Editorial: Reynolds is silencing students with special-election date

The Iowa State Daily and Daily Iowan Editorial Boards disapprove of Gov. Kim Reynolds decision to a special-election date while many students are not in town to vote.


Julia Shanahan

Iowa Gov. Kim Reynolds delivers her Condition of the State address in the House chamber of the State Capitol Building in Des Moines on Jan. 15, 2019. In the address, her first as an elected governor, she largely outlined bipartisan initiatives which have received widespread support.

When setting special-election dates, Gov. Kim Reynolds must ask herself: “Why ‘get out the vote’ when you can suppress it?”

Constituents of Iowa House District 46 were offered a chance to elect someone new to represent them at the Statehouse when former Rep. Lisa Heddens was appointed to the Story County Board of Supervisors following former Supervisor Rick Sanders’ appointment to the presidency of the Iowa State Research Park.

However, the opportunity to vote for a new state representative will be limited. Reynolds scheduled the special election for Aug. 6 — three weeks before classes start at Iowa State, when many students likely will not have returned to campus.

The Iowa State Daily and Daily Iowan Editorial Boards condemn Reynolds’ decision to schedule yet another special election while many students aren’t around to participate. Whether it’s an intentional effort by GOP politicians to suppress students’ mostly Democratic votes or simply a failure to account for the demographics of their constituents’ legislative districts, Reynolds’ election proclamation is just the latest in the state Legislature’s efforts to suppress the student vote and silence their voices on the issues they care about most.

In March, Reynolds called for a special election for state Senate District 30, which covers the University of Northern Iowa, to fill former Democratic state Sen. Jeff Danielson’s unexpired term. Of all potential dates, it was set during spring break when most students would not be on campus.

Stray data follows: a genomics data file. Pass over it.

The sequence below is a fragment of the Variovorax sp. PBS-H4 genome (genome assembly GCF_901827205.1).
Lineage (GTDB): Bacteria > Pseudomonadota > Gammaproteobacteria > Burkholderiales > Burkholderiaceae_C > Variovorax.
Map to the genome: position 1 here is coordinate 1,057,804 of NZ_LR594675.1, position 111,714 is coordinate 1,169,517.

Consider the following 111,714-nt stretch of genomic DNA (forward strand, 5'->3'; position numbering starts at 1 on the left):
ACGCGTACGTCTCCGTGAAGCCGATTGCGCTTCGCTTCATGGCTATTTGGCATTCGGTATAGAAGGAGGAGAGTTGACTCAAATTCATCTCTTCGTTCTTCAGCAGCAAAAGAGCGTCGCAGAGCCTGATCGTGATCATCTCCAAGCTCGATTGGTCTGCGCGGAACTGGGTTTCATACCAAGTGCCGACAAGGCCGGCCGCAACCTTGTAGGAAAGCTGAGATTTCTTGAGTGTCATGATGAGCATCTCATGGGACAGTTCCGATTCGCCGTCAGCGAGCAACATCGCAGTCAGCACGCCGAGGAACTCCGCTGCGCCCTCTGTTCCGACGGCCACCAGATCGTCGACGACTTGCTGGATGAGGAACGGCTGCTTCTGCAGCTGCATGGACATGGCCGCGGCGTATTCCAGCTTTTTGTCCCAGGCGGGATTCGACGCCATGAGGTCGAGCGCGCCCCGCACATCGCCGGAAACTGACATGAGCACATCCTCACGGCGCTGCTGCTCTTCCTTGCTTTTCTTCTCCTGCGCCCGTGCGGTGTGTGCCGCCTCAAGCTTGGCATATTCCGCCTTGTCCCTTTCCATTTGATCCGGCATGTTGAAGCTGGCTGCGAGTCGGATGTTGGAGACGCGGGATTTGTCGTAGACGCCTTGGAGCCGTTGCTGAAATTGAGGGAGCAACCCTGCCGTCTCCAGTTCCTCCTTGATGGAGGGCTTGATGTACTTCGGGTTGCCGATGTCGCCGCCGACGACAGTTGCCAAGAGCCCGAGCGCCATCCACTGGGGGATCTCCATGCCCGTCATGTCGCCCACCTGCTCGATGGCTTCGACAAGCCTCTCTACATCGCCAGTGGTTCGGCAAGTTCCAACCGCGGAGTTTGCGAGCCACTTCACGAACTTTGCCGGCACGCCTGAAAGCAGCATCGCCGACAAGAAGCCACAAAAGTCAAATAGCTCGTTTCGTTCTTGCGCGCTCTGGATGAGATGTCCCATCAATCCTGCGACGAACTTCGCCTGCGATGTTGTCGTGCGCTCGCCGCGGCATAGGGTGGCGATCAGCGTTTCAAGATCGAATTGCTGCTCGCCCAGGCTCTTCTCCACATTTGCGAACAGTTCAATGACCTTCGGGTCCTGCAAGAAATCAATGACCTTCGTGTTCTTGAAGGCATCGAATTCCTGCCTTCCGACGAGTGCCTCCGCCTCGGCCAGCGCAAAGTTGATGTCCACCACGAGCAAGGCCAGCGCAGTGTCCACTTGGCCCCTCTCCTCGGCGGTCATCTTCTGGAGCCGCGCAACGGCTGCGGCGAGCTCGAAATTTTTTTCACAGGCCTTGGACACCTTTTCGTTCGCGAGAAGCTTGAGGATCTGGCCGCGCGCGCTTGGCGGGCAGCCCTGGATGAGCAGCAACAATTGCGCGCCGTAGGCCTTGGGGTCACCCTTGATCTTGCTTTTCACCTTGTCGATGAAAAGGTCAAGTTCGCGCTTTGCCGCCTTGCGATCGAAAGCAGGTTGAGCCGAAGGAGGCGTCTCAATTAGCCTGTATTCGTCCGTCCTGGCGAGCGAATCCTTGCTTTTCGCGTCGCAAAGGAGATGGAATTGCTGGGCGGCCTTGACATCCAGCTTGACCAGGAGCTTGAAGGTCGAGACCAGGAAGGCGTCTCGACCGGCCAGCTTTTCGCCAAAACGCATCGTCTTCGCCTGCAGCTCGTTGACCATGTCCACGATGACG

Perhaps one can chalk that up to blissful ignorance, but state politicians have taken other efforts to interfere with students’ voting rights. The Iowa Legislature pursued the passage of Senate File 575, which would have banned satellite-voting locations in “state-owned buildings” such as university properties. This means the universities would have been barred from establishing early voting locations on their campuses, hurting university efforts to foster civic engagement and empower young voters to head to the polls.

While the bill only made it out of committee, it is clear students are not a priority for the governor or legislative leaders in the Statehouse. Against the wishes of student leaders across Iowa’s regent universities, lawmakers passed a bill in 2017 to require voters show government-issues IDs at the polls. Critics say the law adds another hoop for voters to jump through before casting their ballots, particularly for students because they change addresses frequently and many come from other states.

The attack on students’ democratic rights counters Iowa politicians’ purported interests. Iowa politicians say they hope to encourage students to stay in Iowa to prevent rural “brain drain” and also aim to prepare 70 percent of Iowans with education or job training beyond high school by 2025 — per the Future Ready Iowa Act that Reynolds championed.

Iowa needs students’ skills, drive, and knowledge in the workforce. Yet when state politicians have the opportunity to make an impression on the bright students attending regent universities, the elected officials instead discourage their active participation in a democratic society. Leaders at the Statehouse say they want to keep students in the state, but without encouraging student voices at the polls, they can’t claim to have embraced what that goal entails.

The Legislature and Reynolds have proven apathetic to calls from the Editorial Boards and other student leaders, even though the governor is a regent university graduate herself as an ISU alum.

On issues such as reduced state funding for public higher education and rising tuition or proposals affecting students’ free-speech rights on campus, it is unacceptable that Iowa politicians are hindering students’ access to the polls — the place where students can vote for politicians who will advocate for them on such matters.

Waiting for Iowa politicians to hear students’ voices seems to be a losing game, so the Editorial Boards urge students to assert their own voices in phone calls, letters and — arguably most importantly — at the voting booths.

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